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March 25, 2026 - April 8, 2026

Beautiful Bhutan

The Land of the Thunder Dragon is most well-known for its snow-capped Himalayan Peaks, vibrant buddhist culture, and project of “Gross National Happiness,” and perhaps underappreciated as a sanctuary for a vibrant fauna, including over 700 species of birds.

On this two week trip, we’ll traverse from the lush subtropical jungles abutting the Brahmaputra plain on the southern border to prayer-flag laden passes at over 14,000 feet as we make our way from the relatively undeveloped east, to the hub for culture and government in the west. 

Bhutan goes from near-sea level on its southern border to its apex at the peak of Gangkar Phunsum, the highest unclimbed mountain in the world. All of this is less than 80 miles as the crow flies, meaning that the mountains are steep, and ubiquitous. There are no straight roads in Bhutan, and the birding feels like it can change every mile, as you climb another 1,000 feet. 

We’ll start in the east, the least developed part of the country, and as we make our way along the national highway, we’ll slowly start to see larger and larger towns, and the characteristic “Dzongs,” or temple fortresses, that are emblematic of the history of buddhistic unification of the country in the 17th century. We’ll follow the national highway all the way to the capital of Thimphu, visiting the famed “Tiger’s Nest,” before ending the trip in Paro, where we will fly out.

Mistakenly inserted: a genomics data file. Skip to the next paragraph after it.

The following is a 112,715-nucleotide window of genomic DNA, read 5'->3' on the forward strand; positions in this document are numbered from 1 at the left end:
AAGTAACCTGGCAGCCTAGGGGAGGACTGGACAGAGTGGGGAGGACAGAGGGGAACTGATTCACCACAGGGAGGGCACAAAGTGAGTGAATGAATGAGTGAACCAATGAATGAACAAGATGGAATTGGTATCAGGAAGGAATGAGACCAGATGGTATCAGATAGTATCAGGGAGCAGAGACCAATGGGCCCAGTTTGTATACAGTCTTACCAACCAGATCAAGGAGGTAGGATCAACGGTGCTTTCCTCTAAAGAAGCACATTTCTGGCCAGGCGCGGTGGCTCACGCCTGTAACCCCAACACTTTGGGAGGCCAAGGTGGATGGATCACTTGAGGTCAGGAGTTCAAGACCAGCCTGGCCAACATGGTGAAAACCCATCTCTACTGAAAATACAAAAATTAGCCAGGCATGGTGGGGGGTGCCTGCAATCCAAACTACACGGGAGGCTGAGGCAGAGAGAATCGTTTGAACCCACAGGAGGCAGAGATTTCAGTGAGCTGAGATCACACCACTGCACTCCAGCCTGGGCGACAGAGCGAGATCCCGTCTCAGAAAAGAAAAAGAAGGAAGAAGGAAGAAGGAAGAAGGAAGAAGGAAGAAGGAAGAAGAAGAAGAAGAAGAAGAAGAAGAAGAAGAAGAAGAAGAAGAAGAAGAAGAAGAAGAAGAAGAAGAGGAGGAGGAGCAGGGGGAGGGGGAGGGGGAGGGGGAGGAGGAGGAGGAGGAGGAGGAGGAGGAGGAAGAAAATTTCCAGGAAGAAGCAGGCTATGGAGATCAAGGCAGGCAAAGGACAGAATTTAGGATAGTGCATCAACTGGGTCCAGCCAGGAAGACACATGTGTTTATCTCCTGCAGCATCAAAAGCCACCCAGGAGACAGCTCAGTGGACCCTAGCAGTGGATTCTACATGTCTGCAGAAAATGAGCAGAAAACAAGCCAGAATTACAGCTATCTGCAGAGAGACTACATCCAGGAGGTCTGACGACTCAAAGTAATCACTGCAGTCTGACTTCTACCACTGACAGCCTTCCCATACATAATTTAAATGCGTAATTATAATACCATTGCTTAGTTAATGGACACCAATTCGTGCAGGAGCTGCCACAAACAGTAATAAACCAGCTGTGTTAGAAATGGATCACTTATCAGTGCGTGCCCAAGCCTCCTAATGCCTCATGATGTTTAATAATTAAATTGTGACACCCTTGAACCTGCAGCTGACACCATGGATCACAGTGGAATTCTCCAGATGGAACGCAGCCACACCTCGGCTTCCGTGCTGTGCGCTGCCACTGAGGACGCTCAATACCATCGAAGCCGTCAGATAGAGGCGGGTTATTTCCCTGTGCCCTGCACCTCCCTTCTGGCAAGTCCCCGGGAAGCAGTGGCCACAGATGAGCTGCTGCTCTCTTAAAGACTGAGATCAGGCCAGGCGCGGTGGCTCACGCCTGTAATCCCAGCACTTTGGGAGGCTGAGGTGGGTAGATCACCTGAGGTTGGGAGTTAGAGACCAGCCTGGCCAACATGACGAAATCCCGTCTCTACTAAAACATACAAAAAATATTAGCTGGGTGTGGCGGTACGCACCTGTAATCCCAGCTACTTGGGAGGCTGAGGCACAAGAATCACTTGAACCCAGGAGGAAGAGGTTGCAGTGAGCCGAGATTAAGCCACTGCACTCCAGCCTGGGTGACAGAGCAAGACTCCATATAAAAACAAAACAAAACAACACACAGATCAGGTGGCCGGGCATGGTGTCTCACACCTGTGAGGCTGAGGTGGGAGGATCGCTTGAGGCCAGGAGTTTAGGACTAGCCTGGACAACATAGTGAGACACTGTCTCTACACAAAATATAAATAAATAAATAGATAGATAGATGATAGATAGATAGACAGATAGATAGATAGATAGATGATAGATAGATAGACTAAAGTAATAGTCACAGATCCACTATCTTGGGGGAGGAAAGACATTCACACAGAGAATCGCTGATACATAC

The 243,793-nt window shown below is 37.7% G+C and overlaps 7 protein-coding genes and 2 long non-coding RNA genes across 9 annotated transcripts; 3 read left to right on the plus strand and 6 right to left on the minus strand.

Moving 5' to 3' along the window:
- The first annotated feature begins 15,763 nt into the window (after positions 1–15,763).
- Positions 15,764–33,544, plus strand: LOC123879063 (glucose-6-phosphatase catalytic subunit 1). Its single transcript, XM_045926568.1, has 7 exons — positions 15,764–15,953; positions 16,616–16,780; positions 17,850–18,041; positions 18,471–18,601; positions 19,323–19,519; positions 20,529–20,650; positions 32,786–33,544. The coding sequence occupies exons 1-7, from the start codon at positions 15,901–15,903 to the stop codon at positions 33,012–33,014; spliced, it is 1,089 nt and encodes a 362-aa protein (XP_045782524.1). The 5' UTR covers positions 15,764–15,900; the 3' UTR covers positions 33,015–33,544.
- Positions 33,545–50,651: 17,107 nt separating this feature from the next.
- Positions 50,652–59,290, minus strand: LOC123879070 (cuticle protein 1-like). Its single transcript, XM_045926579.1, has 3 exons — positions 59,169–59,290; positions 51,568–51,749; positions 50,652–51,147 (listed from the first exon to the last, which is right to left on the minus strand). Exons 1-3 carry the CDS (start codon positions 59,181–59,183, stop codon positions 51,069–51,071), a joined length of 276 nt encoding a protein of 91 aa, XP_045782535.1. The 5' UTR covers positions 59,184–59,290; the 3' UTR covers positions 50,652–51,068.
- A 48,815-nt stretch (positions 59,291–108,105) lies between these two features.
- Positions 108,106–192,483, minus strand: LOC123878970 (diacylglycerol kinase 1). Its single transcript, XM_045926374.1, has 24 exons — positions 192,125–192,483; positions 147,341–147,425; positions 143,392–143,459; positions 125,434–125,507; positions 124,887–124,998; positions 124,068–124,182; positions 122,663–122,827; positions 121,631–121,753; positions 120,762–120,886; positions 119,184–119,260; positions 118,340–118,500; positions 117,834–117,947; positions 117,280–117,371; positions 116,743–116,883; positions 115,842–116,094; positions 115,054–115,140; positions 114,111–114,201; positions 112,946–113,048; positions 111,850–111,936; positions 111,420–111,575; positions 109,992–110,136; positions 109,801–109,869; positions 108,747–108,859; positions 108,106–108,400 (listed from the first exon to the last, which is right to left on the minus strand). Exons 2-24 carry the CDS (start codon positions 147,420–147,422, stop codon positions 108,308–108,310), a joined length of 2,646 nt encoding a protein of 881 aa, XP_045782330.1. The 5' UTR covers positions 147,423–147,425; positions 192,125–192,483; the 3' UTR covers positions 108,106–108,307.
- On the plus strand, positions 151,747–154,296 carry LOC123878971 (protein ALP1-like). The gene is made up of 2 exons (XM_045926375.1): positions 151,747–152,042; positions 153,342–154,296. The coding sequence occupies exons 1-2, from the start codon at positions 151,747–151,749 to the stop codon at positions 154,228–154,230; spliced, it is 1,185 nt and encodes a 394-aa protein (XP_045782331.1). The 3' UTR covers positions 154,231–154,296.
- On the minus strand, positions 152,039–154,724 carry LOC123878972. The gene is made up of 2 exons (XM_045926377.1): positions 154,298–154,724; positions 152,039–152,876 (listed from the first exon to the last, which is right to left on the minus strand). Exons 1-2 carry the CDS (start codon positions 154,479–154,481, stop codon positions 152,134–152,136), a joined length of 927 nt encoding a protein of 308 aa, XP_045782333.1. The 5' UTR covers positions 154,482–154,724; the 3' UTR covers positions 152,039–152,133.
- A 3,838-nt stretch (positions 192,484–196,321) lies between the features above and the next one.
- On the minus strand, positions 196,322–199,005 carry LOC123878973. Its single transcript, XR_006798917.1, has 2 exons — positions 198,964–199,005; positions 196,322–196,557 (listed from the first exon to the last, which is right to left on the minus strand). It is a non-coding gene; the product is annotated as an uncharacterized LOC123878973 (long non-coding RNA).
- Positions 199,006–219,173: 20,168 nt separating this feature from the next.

In addition to over 700 species of birds (in a country one-sixth the size of Oregon), Bhutan is home to a variety of captivating mammals, from the common Yellow-throated Martens and Giant Squirrels, to many harder to find species like a variety of cats, several primate species including the endangered Golden Langur, large numbers of Asian Elephants, and the elusive but much-beloved Red Panda. We’ll keep our eyes open for all these species, but since they are free-roaming, we know it will require a lot of luck to see even one of them. 

Along the way we’ll enjoy the outsized culture of one of the world’s smallest countries by population, rich with traditional textile production, vibrant Buddhist art and monastic tradition, and the ever-present Bhutanese joy that has made this country more than just a destination, but an enchanting experience.

Explore Bhutan with Us!

Bhutan is well-known for its snow-capped Himalayan Peaks, vibrant Buddhist culture, and project of “Gross National Happiness,” and is perhaps underappreciated as a sanctuary for a vibrant fauna, including over 700 species of birds. Join Bird Alliance of Oregon trip leader Brodie Cass Talbott, who spent three years living and birding in Bhutan, as we enjoy some of the most charismatic birds in Asia, from Green Jays to Himalayan Monals, and search for species hard to find anywhere else, like Beautiful Nuthatch, Ward’s Trogon, and White-bellied Heron, amidst the backdrop of one of the most scenic and captivating countries on earth.